River erosion leads to 190th road closure

Marion County Commissioner Dan Holub looks downstream at an area where the Cottonwood River has undermined one of the banks. Standing on 190th Street, the primary road connecting Marion and Hillsboro, Holub also checks the guardrail in front of him. The road was closed last week with a detour established for local traffic.For months the Marion County Board of Commissioners has been watching an area of 190th Street continue to deteriorate until finally it was decided Thurs­day, Sept. 1, to close the road indefinitely.

Commissioner Dan Holub wanted to make it clear that the bridge on 190th was not the problem.

“It’s the area below the guardrails, maybe three-quarters of a mile from the bridge, and between Pawnee and Old Mill roads,” he said.

Holub said the commissioners have not been ignoring this road.

“However, we were not aware of the cave (below the guard posts) either,” he said. “Two months ago we drove by and looked down, but didn’t catch it because the cave was hidden.”

Looking from the other side of the South Cottonwood River, though, Holub said they could see the erosion went clear up to the interlocking metal secured at the top by the guardrails.

“The washout is between 8 to 10 feet, which is also where the biggest part of the bow is in the posts,” he said.

If the metal sheeting, which is locked together, ever lets go, it will start peeling back like a banana, Holub added.

Pictures taken by Road and Bridge personnel showed the whole bank coming away with a lot of that happening after the July rain.

“Our concern is with the eastbound lane falling off the side into the river and taking a car with it,” he said.

With more than three inches of rain in 45 minutes last week, Jesse Hamm, interim superintendent of Road and Bridge, said he was worried about another wall of water coming that could loosen up that area even worse.

“The swag was bigger, the bow in the guard rail was bigger, and with that we decided we weren’t taking a chance anymore,” Holub said.

According to engineers, and state and federal employees who have looked at the road, Holub said they are conservatively guessing the cost to fix this section of road at $600,000 to $700,000.

For now the county is looking at potential grants, but with the flooding in Florida and Louisiana, Holub said this road is probably not a high priority on the list.

Marion offers input

City Administrator Roger Holter talked about the closure, saying it was an action by the county and the city can only take an advisory role in working toward an expedient resolution.

Holter said safety issues while 190th remains closed will increase, and there will be some economic negative impacts for the community and county as a whole.

The city’s concerns were presented to the commissioners at the Aug. 31 meeting.

The concerns, he said, included:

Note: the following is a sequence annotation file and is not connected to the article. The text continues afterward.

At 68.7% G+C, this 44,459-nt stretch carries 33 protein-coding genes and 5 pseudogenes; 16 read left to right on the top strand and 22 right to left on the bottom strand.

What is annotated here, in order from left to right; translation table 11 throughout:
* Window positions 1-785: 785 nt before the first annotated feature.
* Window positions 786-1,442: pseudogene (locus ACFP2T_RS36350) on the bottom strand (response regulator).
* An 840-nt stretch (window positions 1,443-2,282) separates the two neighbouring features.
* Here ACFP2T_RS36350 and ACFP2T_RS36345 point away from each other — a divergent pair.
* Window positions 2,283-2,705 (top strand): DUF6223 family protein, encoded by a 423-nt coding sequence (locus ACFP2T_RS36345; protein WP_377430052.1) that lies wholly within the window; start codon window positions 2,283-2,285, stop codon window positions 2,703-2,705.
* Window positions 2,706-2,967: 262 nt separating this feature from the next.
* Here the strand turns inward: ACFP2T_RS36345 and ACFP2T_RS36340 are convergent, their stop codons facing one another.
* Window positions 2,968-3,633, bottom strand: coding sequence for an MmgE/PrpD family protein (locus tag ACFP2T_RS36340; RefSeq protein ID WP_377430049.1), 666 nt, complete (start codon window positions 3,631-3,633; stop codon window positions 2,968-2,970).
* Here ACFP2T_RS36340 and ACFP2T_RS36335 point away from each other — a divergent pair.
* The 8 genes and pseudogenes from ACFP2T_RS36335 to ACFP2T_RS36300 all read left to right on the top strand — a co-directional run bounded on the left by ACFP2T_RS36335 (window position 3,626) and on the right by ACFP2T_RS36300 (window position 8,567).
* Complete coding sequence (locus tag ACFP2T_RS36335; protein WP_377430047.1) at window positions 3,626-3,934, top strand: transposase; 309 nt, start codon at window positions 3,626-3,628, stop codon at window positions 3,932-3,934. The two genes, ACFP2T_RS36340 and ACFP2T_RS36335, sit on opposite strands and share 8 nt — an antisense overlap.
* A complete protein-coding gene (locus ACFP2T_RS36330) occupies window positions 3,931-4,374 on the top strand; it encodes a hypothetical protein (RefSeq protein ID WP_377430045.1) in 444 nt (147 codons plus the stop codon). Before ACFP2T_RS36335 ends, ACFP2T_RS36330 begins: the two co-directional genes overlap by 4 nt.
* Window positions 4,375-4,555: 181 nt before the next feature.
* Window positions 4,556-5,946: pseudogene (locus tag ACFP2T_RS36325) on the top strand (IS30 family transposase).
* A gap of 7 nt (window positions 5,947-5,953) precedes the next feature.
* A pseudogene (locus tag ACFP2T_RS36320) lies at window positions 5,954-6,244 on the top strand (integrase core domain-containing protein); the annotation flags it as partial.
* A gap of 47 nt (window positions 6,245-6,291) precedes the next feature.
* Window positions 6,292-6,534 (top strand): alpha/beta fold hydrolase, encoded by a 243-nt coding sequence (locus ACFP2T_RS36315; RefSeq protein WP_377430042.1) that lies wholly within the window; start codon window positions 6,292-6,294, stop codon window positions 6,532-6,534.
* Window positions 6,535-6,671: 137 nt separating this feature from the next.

• the route is important to emergency responders in Marion who are called upon to service the townships to the west of Marion.

• a sizable segment of Marion citizens use 190th to avoid the higher-speed traffic of U.S. Highway 56.

“We have seniors throughout the county who are dependent on the route to insure they remain within the comfort zone for the safe operation of a motor vehicle,” he said.

• With the bean and corn harvest beginning, the shift in grain truck traffic and routes could impact more commuters and businesses than just the producers.

• effective communications with elected and appointed public officials could also be improved. The only formal notification received after the county decided to close 190th was the email from the Nixle system at 5:58 p.m., which was several hours after the actual closure.

Within the county, Holter said, EBH engineers in Hillsboro and Marion offices are qualified to access the situation. The county has BG Consultants in Emporia under retainer for other projects.

The Road and Bridge department has received estimates to repair the section of road, and that the USDA office in Marion has Matt Meyerhoff looking into possible grant or loan resources to assist with the repair costs.

“We, the city of Marion continue to encourage efforts for a rapid restoration of the roadway,” he said.

Even though Marion officials talked about concerns associated with the road closing, Holter did validate the county’s decision.

“We are 100 percent supportive of the decision to close the roadway due to safety concerns.”

Hillsboro discusses issue

Hillsboro Mayor Delores Dalke said. “I think Arts & Crafts Fair and Art in the Park should go together to the meeting regarding the road.

“My question is to ask county commissions who the engineer was that ever drew up the plans for them to pour that concrete apron out there—the one that washed out now?” she said.

Holub said time and money are not on the county’s side, and it will be a long time before the roadway is fixed.

The commissioners met Tuesday to further discuss the closing of 190th Street.

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